I ran across this panel in the comics page today, and couldn’t get my mind off it. I see this kind of unconscious condescension (and I do think it’s unconscious) all the time among people who are considered “creative” (and the reciprocal self-deprecation among people who aren’t). “You don’t decide to be an artist, you’re born one” and, conversely, “oh, I couldn’t draw a straight line to save my life, so I could never be an artist”. Guys, let’s stop this right now: the only thing preventing a person from becoming an artist is the lack of reinforcement for the process of becoming. In plain English: there’s not enough apparent reward to make us want to put the work in. In plainer English: if we’re not artists, it’s because we don’t want to practice.
Consider this hypothetical parallel (cribbed from Betty Edwards). Imagine that when a child arrived in preschool, she was given a book (no pictures, just words) and told to figure out what to do with it. No instruction, no examples. If, at the end of the day, she’d managed to piece together a few words, the teachers would label her “a reader” and encourage her to further develop her reading. Her parents would smile and say “oh, her uncle Dan was a reader – it runs in the family”. The other kids, the ones who hadn’t been able to make sense of the book (again, without instruction or guidance), would have mandatory, rudimentary classes throughout grade school, with assignments like “read this short story” – without any explanation as to how one was to do that – and by the time high school rolled around, reading would be an elective, taken at high levels by the “readers” and avoided by everyone else except to fill requirements.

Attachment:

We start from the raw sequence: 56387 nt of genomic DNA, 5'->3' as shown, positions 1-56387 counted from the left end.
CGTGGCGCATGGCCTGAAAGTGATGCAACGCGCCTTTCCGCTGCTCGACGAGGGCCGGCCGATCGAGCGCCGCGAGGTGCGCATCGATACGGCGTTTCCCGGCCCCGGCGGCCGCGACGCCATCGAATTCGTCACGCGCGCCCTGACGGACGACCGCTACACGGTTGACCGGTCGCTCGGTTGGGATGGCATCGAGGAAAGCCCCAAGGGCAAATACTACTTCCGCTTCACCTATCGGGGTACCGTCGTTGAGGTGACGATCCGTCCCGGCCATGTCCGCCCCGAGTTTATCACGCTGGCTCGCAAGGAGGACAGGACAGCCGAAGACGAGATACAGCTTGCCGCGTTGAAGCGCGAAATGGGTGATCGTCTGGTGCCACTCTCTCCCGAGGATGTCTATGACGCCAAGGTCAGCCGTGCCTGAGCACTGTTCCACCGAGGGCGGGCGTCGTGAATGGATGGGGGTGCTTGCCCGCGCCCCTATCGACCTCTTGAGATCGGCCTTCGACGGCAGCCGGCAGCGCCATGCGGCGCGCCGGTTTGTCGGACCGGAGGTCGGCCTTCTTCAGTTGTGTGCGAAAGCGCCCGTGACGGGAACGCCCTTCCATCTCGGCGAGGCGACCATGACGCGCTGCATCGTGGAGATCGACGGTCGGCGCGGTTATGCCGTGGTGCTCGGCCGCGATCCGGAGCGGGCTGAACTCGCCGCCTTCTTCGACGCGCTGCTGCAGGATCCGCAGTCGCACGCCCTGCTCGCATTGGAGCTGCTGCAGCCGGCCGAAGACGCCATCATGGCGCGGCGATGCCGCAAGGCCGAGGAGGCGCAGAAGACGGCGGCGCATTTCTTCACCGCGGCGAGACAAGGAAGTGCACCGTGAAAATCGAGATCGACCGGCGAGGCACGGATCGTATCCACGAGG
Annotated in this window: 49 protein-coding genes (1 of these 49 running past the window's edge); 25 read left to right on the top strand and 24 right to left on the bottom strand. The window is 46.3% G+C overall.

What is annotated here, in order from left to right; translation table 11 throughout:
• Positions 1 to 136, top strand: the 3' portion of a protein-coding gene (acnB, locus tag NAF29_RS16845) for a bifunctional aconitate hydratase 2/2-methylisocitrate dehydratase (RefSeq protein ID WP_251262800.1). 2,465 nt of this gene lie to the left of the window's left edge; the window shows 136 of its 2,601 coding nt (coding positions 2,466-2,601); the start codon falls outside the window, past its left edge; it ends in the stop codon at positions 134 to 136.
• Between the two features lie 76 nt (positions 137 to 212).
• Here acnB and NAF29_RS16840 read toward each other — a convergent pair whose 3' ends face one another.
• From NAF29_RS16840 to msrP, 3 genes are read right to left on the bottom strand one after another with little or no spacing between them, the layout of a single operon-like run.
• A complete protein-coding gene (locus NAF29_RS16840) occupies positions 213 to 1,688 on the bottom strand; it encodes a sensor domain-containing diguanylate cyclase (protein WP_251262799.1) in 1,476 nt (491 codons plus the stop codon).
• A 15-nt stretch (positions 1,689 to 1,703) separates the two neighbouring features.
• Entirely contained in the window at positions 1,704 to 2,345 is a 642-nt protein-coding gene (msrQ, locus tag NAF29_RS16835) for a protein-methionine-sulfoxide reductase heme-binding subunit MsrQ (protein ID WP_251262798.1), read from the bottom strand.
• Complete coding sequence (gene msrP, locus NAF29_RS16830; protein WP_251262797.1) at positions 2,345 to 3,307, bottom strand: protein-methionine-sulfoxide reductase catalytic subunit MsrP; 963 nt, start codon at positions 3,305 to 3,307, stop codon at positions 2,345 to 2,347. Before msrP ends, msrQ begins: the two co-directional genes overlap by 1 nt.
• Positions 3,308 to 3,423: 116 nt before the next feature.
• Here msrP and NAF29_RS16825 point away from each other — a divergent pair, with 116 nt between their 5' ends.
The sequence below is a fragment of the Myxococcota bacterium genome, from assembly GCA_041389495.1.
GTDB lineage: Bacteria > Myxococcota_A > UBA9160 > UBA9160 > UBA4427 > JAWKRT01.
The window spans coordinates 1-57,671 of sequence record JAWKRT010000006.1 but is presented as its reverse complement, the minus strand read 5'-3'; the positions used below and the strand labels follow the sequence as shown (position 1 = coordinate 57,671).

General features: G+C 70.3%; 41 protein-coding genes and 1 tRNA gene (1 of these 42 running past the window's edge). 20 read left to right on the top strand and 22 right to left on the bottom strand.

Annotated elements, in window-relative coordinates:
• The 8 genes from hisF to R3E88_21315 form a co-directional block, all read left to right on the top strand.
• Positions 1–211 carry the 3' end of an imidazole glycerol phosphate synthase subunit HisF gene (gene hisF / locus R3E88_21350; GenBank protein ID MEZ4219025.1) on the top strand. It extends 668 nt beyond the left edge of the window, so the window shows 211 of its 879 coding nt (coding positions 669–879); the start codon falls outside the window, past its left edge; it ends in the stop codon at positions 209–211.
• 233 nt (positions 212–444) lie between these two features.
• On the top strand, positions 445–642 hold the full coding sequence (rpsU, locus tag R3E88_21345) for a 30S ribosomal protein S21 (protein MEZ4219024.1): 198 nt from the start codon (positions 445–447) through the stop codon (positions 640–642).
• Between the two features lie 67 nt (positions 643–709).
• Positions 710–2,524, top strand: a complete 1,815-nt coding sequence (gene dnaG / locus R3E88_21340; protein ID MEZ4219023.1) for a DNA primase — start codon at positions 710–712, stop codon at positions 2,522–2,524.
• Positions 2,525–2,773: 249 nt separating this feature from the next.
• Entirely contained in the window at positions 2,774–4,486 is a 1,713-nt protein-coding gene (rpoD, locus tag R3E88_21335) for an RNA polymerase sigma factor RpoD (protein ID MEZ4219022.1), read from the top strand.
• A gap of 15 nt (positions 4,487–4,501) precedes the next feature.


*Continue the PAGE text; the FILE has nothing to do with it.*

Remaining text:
If it’s unacceptable to think of reading that way, why do we treat art exactly as described? Show an early predisposition toward art, and you’re a “born artist”. Don’t, and you “just don’t have the talent”.
I’ll follow that with a caveat: I do believe that there are people to whom practicing a creative craft is more inherently rewarding than it is to others. At the same time, there are people to whom the practice of law is more rewarding than it is to others. I don’t think anyone would argue that law takes vast amounts of study and practice. Why would we believe that art is any different?
One of the songs I learned when I took piano lessons in my youth had the lyric “If I had even a fraction of Vladimir Horowitz’s talent, I’d practice all day”. It’s exactly the opposite: Vladimir Horowitz has his talent because he practices all day. Artists don’t draw/paint/etc. because they’re talented, they’re “talented” because they’ve spent years drawing/painting/etc.
Why do we persist in the “talent” myth? Because it’s reinforcing. Talent allows those with to believe that they’re special, that they possess a gift that separates them from the unskilled hoi polloi; and it allows those without to believe that their inability to do what they want to do is out of their control, instead of something to be worked past.
This is not to diminish the accomplishments of artists – far from it. But let’s recognize them for their hard work and real accomplishment – not for some imaginary “talent”.